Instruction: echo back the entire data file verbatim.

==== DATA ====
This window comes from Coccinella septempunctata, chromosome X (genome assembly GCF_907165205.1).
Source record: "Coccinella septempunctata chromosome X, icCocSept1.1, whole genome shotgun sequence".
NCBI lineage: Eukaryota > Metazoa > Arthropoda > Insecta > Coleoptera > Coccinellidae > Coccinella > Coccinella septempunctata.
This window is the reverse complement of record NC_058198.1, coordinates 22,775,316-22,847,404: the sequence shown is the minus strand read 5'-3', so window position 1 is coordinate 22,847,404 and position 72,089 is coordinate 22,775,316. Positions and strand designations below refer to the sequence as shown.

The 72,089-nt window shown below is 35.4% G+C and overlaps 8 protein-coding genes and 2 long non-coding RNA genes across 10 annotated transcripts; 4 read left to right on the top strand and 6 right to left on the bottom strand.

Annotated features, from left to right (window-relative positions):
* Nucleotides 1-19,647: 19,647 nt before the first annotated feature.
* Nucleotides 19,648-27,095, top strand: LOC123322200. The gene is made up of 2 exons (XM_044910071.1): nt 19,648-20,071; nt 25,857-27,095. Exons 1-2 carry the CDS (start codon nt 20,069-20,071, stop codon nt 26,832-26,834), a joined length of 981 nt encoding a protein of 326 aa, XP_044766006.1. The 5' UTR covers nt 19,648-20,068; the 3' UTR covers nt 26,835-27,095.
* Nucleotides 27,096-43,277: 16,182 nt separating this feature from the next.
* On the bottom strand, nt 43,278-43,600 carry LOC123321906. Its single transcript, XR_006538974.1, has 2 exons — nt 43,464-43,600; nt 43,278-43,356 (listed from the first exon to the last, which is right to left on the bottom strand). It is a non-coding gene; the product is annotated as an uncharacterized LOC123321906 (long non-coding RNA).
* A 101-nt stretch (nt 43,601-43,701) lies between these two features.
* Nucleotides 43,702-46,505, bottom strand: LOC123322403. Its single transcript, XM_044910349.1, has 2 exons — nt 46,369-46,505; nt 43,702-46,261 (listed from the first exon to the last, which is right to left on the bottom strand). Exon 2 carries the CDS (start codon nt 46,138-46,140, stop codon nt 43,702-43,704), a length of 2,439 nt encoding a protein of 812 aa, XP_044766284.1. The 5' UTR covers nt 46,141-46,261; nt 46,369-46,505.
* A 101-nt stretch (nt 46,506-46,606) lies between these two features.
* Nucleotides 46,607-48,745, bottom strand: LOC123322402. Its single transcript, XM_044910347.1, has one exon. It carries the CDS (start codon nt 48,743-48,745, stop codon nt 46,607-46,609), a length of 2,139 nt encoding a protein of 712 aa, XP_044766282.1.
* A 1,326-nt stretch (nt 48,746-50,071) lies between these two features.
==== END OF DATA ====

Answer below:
This window comes from Coccinella septempunctata, chromosome X (genome assembly GCF_907165205.1).
Source record: "Coccinella septempunctata chromosome X, icCocSept1.1, whole genome shotgun sequence".
NCBI lineage: Eukaryota > Metazoa > Arthropoda > Insecta > Coleoptera > Coccinellidae > Coccinella > Coccinella septempunctata.
This window is the reverse complement of record NC_058198.1, coordinates 22,775,316-22,847,404: the sequence shown is the minus strand read 5'-3', so window position 1 is coordinate 22,847,404 and position 72,089 is coordinate 22,775,316. Positions and strand designations below refer to the sequence as shown.

The 72,089-nt window shown below is 35.4% G+C and overlaps 8 protein-coding genes and 2 long non-coding RNA genes across 10 annotated transcripts; 4 read left to right on the top strand and 6 right to left on the bottom strand.

Annotated features, from left to right (window-relative positions):
* Nucleotides 1-19,647: 19,647 nt before the first annotated feature.
* Nucleotides 19,648-27,095, top strand: LOC123322200. The gene is made up of 2 exons (XM_044910071.1): nt 19,648-20,071; nt 25,857-27,095. Exons 1-2 carry the CDS (start codon nt 20,069-20,071, stop codon nt 26,832-26,834), a joined length of 981 nt encoding a protein of 326 aa, XP_044766006.1. The 5' UTR covers nt 19,648-20,068; the 3' UTR covers nt 26,835-27,095.
* Nucleotides 27,096-43,277: 16,182 nt separating this feature from the next.
* On the bottom strand, nt 43,278-43,600 carry LOC123321906. Its single transcript, XR_006538974.1, has 2 exons — nt 43,464-43,600; nt 43,278-43,356 (listed from the first exon to the last, which is right to left on the bottom strand). It is a non-coding gene; the product is annotated as an uncharacterized LOC123321906 (long non-coding RNA).
* A 101-nt stretch (nt 43,601-43,701) lies between these two features.
* Nucleotides 43,702-46,505, bottom strand: LOC123322403. Its single transcript, XM_044910349.1, has 2 exons — nt 46,369-46,505; nt 43,702-46,261 (listed from the first exon to the last, which is right to left on the bottom strand). Exon 2 carries the CDS (start codon nt 46,138-46,140, stop codon nt 43,702-43,704), a length of 2,439 nt encoding a protein of 812 aa, XP_044766284.1. The 5' UTR covers nt 46,141-46,261; nt 46,369-46,505.
* A 101-nt stretch (nt 46,506-46,606) lies between these two features.
* Nucleotides 46,607-48,745, bottom strand: LOC123322402. Its single transcript, XM_044910347.1, has one exon. It carries the CDS (start codon nt 48,743-48,745, stop codon nt 46,607-46,609), a length of 2,139 nt encoding a protein of 712 aa, XP_044766282.1.
* A 1,326-nt stretch (nt 48,746-50,071) lies between these two features.